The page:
The reality is that school systems have no control over poverty or parental commitment to education … so … the school system must adapt and overcome. Your suggestion of using our best teachers (who are paid more) in failing schools is an excellent option which deserves serious consideration. At the very least, this option should be given a limited trial to assess the impact. Perhaps great teachers can overcome parental indifference … perhaps not. Worth a try.

        Your second suggestion … of allowing teachers to use their own intelligence, experience, and knowledge of their students to customize or tailor the educational plan is essential. One size does not fit all. Even before the advent of IEPs, savvy teachers knew how to get the best results from their students. The Common Core approach is counterproductive to education … as common sense would predict. Every teacher should retain complete control of their classroom … just as every pilot has complete control of their aircraft. Teachers must be trusted … and respected … and … allowed to teach.

        1. For starters, I reject the need of a metric (and especially a single metric as our current system considers) that allows for the education offered at one school to be objectively compared to the education offered at another school.

          I meant it when I said that everyone benefits from participating in education.

          If I were forced to develop a means of comparing schools, I would attempt to include a wide variety of points of comparison.

          Some of those would include: test results, graduation rate, retention, teacher education and experience, administration education and experience, parental involvement, and curricula variety (arts, sciences, languages, extra curricula support and inclusion).

          However, I still reject the necessity of comparing schools to one another.

          Your idea that everyone acknowledges that poverty plays a role in education is quite often a disputed fact in my experience, but I’m glad to hear that it isn’t in yours.

          Of course people overcome poverty. Education is the silver bullet for this.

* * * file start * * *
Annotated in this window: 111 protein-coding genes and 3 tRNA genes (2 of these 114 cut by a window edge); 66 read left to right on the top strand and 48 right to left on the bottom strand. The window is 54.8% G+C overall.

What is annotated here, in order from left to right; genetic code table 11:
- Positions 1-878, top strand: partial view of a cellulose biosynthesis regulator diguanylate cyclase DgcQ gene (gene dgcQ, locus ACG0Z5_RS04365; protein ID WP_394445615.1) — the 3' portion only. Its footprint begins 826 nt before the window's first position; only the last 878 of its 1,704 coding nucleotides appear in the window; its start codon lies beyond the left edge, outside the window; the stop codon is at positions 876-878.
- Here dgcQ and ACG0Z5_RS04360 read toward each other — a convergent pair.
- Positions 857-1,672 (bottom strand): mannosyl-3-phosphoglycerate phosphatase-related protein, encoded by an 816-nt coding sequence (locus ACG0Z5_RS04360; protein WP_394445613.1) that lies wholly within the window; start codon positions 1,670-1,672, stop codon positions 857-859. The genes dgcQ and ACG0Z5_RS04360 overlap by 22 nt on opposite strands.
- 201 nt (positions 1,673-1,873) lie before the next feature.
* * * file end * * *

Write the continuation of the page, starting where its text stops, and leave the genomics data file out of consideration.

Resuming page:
Parental emphasis is absolutely crucial; a parent having time to emphasize things (as opposed to having to work 80 hours a week to make ends meet) brings us right back around to the issue of poverty. Yes, there are those who manage to do both. Making it a little easier, just a little, would be helpful. It wouldn’t solve every problem (yeah, there are parents who don’t see the value or importance of education. I’m not sure how we overcome that problem right now.)

          I agree that school systems have little control or influence over the poverty level found in the system.

          Thanks for the support for moving our best teachers to our weakest schools as well as supporting individualized education. My son, who has an IEP, is frankly getting a better education than my daughter who doesn’t.

          One thing that taking an individualized approach would require is smaller classrooms.

          Just making the classes smaller alone isn’t enough, but making them smaller _and_ taking an individualized approach to education, in my experience, does work.

          Thanks for the discussion and for challenging me to do more than identify a problem. I’ve discussed much of this in other posts here as well, but it’s important to reiterate them. So thanks!

          1. First, as difficult and unfair as it may seem, there must be a “method” of comparing schools … otherwise, how can we identify schools that require help (our best teachers, smaller classes, additional resources, etc)? I was wrong to suggest that there should be a single “golden rule” metric … all of those items you mentioned combine to produce a comprehensive “picture” of school performance. I really like your scope and methodology. This school “merit” concept should be sold to BoE and politicians vice the current 6% solution … which is the craziest idea I have ever read. Also, the personnel who collect/compile the school merit data must be independent of the school and school system to ensure data is not corrupt.

            You have done an excellent job of identifying problems … and suggesting potential solutions to the problems … now we need an effective implementation plan … otherwise, all efforts are wasted time. So, the challenge is … who has the ability and is willing to execute the solutions? How do we make this happen?

            1. We contact our board members, we hire superintendents who support this type of approach, we contact our mayor, or state representatives, and our national representatives and share our views with them.

              We vote for people who support approaches to public education that seek to make schools better rather than those that seek simply to turn them into a profit center.

          2. Huntsville City Schools is a major contributor to the number of adults who must work two jobs to make ends meet. Nearly all of their support staff is paid at wages which qualify for government assistance! I’m sure the aide who works with your son doesn’t get sick time or yearly raises. Take a look at the published payscale for HCS some time: it’s quite enlightening.

  5. Came over to see if you had posted lately and was glad to see this post. Yes, an educated populace is harder to control! Closing and renaming schools is a shell game. My daughter’s wonderful kindergarten teacher quit HCS because the loss of freedom and personal control in his classroom made him miserable. He was one of those teachers who really understood that different kids need different things, not a cookie cutter approach and constant regulation/testing. Keep fighting the good fight!